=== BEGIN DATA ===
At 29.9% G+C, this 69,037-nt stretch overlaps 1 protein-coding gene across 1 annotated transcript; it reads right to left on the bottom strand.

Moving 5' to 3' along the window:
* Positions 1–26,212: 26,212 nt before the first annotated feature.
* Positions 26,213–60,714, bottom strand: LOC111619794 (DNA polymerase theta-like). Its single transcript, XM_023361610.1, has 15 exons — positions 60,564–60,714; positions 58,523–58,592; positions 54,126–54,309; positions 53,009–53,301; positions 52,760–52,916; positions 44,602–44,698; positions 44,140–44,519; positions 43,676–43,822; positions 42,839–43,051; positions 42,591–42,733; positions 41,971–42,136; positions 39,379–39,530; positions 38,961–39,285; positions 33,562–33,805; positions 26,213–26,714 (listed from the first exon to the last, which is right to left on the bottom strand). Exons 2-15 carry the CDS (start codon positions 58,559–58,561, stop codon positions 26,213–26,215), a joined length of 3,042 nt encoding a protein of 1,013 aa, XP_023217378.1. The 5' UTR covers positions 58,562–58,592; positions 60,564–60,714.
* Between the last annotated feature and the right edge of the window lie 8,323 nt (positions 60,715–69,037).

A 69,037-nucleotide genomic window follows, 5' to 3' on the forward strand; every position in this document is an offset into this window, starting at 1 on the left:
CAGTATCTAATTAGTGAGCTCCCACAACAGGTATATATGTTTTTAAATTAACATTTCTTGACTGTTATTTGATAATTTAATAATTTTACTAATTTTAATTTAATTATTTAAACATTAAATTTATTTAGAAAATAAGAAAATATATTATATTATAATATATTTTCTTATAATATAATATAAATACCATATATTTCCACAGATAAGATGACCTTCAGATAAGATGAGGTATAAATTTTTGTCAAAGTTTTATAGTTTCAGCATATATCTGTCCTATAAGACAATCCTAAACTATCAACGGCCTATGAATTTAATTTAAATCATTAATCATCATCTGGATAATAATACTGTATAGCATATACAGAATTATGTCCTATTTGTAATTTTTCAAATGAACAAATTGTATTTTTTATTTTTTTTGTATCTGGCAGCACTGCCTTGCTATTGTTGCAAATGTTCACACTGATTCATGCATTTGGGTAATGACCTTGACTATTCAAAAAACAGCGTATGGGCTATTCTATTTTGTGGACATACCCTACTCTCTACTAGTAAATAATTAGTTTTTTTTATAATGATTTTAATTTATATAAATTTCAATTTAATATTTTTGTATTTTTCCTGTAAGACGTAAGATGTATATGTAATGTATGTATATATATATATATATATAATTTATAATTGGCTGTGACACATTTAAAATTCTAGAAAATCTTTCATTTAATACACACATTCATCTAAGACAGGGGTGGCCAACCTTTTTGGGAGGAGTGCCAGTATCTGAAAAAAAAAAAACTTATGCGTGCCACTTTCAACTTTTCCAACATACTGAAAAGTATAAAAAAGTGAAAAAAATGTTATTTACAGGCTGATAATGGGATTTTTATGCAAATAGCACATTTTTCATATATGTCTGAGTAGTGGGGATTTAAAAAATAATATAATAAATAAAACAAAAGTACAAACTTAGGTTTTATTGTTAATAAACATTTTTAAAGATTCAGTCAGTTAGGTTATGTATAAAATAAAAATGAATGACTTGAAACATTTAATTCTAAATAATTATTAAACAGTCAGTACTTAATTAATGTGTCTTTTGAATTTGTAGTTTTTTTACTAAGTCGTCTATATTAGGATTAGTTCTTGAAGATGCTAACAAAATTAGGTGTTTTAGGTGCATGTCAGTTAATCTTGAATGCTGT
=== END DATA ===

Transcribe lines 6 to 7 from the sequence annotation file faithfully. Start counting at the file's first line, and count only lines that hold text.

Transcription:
A 69,037-nucleotide genomic window follows, 5' to 3' on the forward strand; every position in this document is an offset into this window, starting at 1 on the left:
CAGTATCTAATTAGTGAGCTCCCACAACAGGTATATATGTTTTTAAATTAACATTTCTTGACTGTTATTTGATAATTTAATAATTTTACTAATTTTAATTTAATTATTTAAACATTAAATTTATTTAGAAAATAAGAAAATATATTATATTATAATATATTTTCTTATAATATAATATAAATACCATATATTTCCACAGATAAGATGACCTTCAGATAAGATGAGGTATAAATTTTTGTCAAAGTTTTATAGTTTCAGCATATATCTGTCCTATAAGACAATCCTAAACTATCAACGGCCTATGAATTTAATTTAAATCATTAATCATCATCTGGATAATAATACTGTATAGCATATACAGAATTATGTCCTATTTGTAATTTTTCAAATGAACAAATTGTATTTTTTATTTTTTTTGTATCTGGCAGCACTGCCTTGCTATTGTTGCAAATGTTCACACTGATTCATGCATTTGGGTAATGACCTTGACTATTCAAAAAACAGCGTATGGGCTATTCTATTTTGTGGACATACCCTACTCTCTACTAGTAAATAATTAGTTTTTTTTATAATGATTTTAATTTATATAAATTTCAATTTAATATTTTTGTATTTTTCCTGTAAGACGTAAGATGTATATGTAATGTATGTATATATATATATATATATAATTTATAATTGGCTGTGACACATTTAAAATTCTAGAAAATCTTTCATTTAATACACACATTCATCTAAGACAGGGGTGGCCAACCTTTTTGGGAGGAGTGCCAGTATCTGAAAAAAAAAAAACTTATGCGTGCCACTTTCAACTTTTCCAACATACTGAAAAGTATAAAAAAGTGAAAAAAATGTTATTTACAGGCTGATAATGGGATTTTTATGCAAATAGCACATTTTTCATATATGTCTGAGTAGTGGGGATTTAAAAAATAATATAATAAATAAAACAAAAGTACAAACTTAGGTTTTATTGTTAATAAACATTTTTAAAGATTCAGTCAGTTAGGTTATGTATAAAATAAAAATGAATGACTTGAAACATTTAATTCTAAATAATTATTAAACAGTCAGTACTTAATTAATGTGTCTTTTGAATTTGTAGTTTTTTTACTAAGTCGTCTATATTAGGATTAGTTCTTGAAGATGCTAACAAAATTAGGTGTTTTAGGTGCATGTCAGTTAATCTTGAATGCTGT